Biology serves as a major inspiration for the assembly of ordered structures at the nanoscale. Two main directions for the development of bio-inspired nanomaterials are based either on the use of protein and peptide building blocks or, alternatively, on the use of DNA. Polypeptide structures have the advantage of structural integrity and robustness while nucleic acids have the advantage of specific molecular recognition between complementary bases.

Our group has been extensively involved in the study of molecular self-assembly by extremely short peptide fragments. We demonstrated in 2003 that simple dipeptides contain all the molecular information needed to form ordered nanostructures [1]. Furthermore, peptide assemblies have been shown to exhibit remarkable physical properties including high mechanical rigidity, luminescence, piezoelectricity, and semiconductivity [2]. The dipeptide assemblies act as supramolecular polymers including a clear phase transition governed by Ostwald’s rule of stages [3] and thus may be compared to the polyamide covalent polymers mentioned above.

Parallel to the work on peptides, the field of DNA nanotechnology, pioneered by N.C. Seeman in the 1980s [4], is rapidly advancing and complex architectures at the nanoscale can be obtained.

We have sought to converge the two distinct fields of DNA and peptide self-assembly by using an artificially synthesised polymer that has attributes of both chemical families. This material, termed PNA (peptide nucleic acid) has the backbone of a peptide, but the residues of the DNA. This family of molecules that were developed in the 1990s are mainly used for gene regulation [5].

As we knew that dipeptides represent a minimalistic assembly unit, we synthesised 16 different di-PNAs with all possible combinations of the adenine (A), cytosine (C), guanine (G), and thymine (T) bases. We demonstrated the ability of very short di-PNA building blocks to self-assemble into ordered architectures. Intriguingly, only guanine containing building blocks were able to form ordered self-assembled structures. This is very interesting as guanine is readily used by nature to form physical colours and reflectors by molecular self-assembly.

crystal structure of PNA assemblies

Fig. 118: The crystal structure of PNA assemblies. The atomic structure of the GC di-PNA shows that the bases are engaged in canonical Watson-Crick hydrogen bonding and that the aromatic bases stack in continuous chains where the G (pink background) and C (blue background) bases alternate along the length.

The most interesting assemblies were of GC di-PNA that contain complementary cytosine and guanine that could undergo hydrogen bonded base-pairing (Figure 118). We found that in vitro the building blocks could self-associate to grow structures with an elongation rate 20 times faster than that of a microtubule. The optical properties of the newly characterised assemblies were also unique. We observed a clear fluorescent property of the assemblies with a very extensive red-edge excitation shift (REES) at the visible range of the electromagnetic spectrum (Figure 119). This phenomenon is often associated with dense structures such as glassy materials or graphene oxide and is exceptional for organic self-assembled structures.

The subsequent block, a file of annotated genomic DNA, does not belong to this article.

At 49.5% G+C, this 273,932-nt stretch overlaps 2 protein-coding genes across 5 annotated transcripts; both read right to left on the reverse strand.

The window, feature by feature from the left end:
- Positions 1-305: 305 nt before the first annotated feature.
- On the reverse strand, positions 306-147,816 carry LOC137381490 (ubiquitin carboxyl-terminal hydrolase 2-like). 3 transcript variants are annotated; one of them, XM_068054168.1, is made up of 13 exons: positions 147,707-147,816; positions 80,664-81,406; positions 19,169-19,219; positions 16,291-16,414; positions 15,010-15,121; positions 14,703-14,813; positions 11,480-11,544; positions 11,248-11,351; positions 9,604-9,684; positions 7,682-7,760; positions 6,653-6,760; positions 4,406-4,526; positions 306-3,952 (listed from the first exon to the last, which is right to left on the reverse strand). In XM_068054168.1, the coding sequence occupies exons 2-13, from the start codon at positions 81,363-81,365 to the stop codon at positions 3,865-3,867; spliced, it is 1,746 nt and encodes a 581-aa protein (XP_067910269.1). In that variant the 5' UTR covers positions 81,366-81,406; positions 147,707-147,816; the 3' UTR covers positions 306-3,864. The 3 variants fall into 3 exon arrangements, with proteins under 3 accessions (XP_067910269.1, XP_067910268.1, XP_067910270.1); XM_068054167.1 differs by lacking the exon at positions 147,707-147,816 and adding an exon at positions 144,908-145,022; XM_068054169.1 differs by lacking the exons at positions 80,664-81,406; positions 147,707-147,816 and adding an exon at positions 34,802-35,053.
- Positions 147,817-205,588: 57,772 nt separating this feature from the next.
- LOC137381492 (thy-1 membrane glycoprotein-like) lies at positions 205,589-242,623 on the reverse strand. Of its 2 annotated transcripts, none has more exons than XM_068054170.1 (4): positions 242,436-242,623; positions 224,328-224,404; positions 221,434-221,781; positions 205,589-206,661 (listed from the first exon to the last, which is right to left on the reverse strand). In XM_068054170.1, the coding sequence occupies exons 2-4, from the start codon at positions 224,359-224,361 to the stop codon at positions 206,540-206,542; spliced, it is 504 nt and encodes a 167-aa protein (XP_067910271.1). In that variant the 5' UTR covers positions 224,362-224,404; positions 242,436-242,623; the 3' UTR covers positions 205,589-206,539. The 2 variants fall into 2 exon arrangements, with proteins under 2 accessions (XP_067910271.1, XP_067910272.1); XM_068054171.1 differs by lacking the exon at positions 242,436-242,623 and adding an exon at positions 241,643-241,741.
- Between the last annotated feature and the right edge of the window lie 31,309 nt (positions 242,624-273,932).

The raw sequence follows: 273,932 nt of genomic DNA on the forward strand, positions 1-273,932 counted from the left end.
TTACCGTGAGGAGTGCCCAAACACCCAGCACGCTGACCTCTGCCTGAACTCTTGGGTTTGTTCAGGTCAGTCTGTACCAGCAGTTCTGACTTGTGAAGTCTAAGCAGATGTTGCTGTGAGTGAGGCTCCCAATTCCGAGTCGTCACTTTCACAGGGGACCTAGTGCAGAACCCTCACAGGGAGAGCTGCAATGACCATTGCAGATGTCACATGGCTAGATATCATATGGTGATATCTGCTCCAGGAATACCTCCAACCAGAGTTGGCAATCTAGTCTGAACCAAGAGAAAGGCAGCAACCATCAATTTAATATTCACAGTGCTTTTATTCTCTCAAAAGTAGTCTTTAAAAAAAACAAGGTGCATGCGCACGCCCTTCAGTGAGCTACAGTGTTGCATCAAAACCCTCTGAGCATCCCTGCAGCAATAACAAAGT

PNA assemblies exhibit a red edge excitation shift with a broad range of emission wavelengths

Fig. 119: The PNA assemblies exhibit a red edge excitation shift with a broad range of emission wavelengths at the visible region. One bright-field and five fluorescence images of the same microscopic field of GC di-PNA structures are shown. Each fluorescence image was taken with different excitation and emission filters: (excitation/emission) 387 nm/440 nm; 485 nm/525 nm; 537 nm/578 nm; 560 nm/607 nm; 650 nm/684 nm (from left to right).

We used the energy tuning capabilities of beamline ID29 to collect X-ray data on thin, needle-like crystals of the GC di-PNA. By bringing the energy down to 15.59 eV, atomic resolution data could be measured. The resulting crystal structure shows that the GC bases form classical Watson-Crick hydrogen bonding and that the aromatic bases p stack in long, contiguous chains where the G and C bases alternate along the length of the stack.

The very unique architecture that results from both the peptide-like and DNA base pairing results also in unpredicted physical properties. The technological utilisation of this new family of self-assembled materials is now being explored.


Principal publication and authors

Light-emitting self-assembled peptide nucleic acids exhibit both stacking interactions and Watson–Crick base pairing, O. Berger (a),  L. Adler-Abramovich (a), M. Levy-Sakin (a),  A. Grunwald (a), Y. Liebes-Peer (a), M. Bachar (a), L. Buzhansky (a), E. Mossou (b,c),  V.T. Forsyth (b,c), T. Schwartz (a), Y. Ebenstein (a), F. Frolow (a), L.J.W. Shimon (d), F. Patolsky (a) and E. Gazit (a), Nature Nanotechnology 10, 353–360 (2015); doi: 10.1038/nnano.2015.27.
(a) Tel Aviv University (Israel)
(b) Partnership for Structural Biology, ILL, Grenoble (France)
(c) Faculty of Natural Sciences, Keele University (UK)
(d) Weizmann Institute of Science, Rehovot (Israel)



[1] M. Reches and E. Gazit, Science 300, 625–627 (2003).
[2] L. Adler-Abramovich and E. Gazit, Chem. Soc. Rev. 43, 6881–6893 (2014).
[3] A. Levin et al., Nature Commun. 5, 5219 (2014).
[4] N.C. Seeman, J. Theor. Biol. 99, 237–247 (1982).
[5] P.E. Nielsen et al., Science 254, 1497–1500 (1991).